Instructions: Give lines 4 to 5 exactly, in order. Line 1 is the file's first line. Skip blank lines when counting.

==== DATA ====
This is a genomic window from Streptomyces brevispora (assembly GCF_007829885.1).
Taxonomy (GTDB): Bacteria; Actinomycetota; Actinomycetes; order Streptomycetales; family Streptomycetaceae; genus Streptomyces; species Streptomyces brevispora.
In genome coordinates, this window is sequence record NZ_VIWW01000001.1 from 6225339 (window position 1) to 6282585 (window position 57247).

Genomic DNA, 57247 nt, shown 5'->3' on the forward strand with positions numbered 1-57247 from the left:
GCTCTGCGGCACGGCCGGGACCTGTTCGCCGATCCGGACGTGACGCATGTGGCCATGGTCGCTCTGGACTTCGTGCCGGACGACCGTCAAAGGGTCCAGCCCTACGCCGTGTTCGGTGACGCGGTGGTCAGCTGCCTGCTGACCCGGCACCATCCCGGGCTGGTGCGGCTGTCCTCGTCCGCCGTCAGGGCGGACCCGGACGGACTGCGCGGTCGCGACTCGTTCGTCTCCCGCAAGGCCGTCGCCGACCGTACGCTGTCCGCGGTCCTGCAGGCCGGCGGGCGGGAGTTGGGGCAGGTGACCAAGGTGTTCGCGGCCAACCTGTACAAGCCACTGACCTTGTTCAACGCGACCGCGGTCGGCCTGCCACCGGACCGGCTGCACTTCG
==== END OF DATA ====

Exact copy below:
Genomic DNA, 57247 nt, shown 5'->3' on the forward strand with positions numbered 1-57247 from the left:
GCTCTGCGGCACGGCCGGGACCTGTTCGCCGATCCGGACGTGACGCATGTGGCCATGGTCGCTCTGGACTTCGTGCCGGACGACCGTCAAAGGGTCCAGCCCTACGCCGTGTTCGGTGACGCGGTGGTCAGCTGCCTGCTGACCCGGCACCATCCCGGGCTGGTGCGGCTGTCCTCGTCCGCCGTCAGGGCGGACCCGGACGGACTGCGCGGTCGCGACTCGTTCGTCTCCCGCAAGGCCGTCGCCGACCGTACGCTGTCCGCGGTCCTGCAGGCCGGCGGGCGGGAGTTGGGGCAGGTGACCAAGGTGTTCGCGGCCAACCTGTACAAGCCACTGACCTTGTTCAACGCGACCGCGGTCGGCCTGCCACCGGACCGGCTGCACTTCG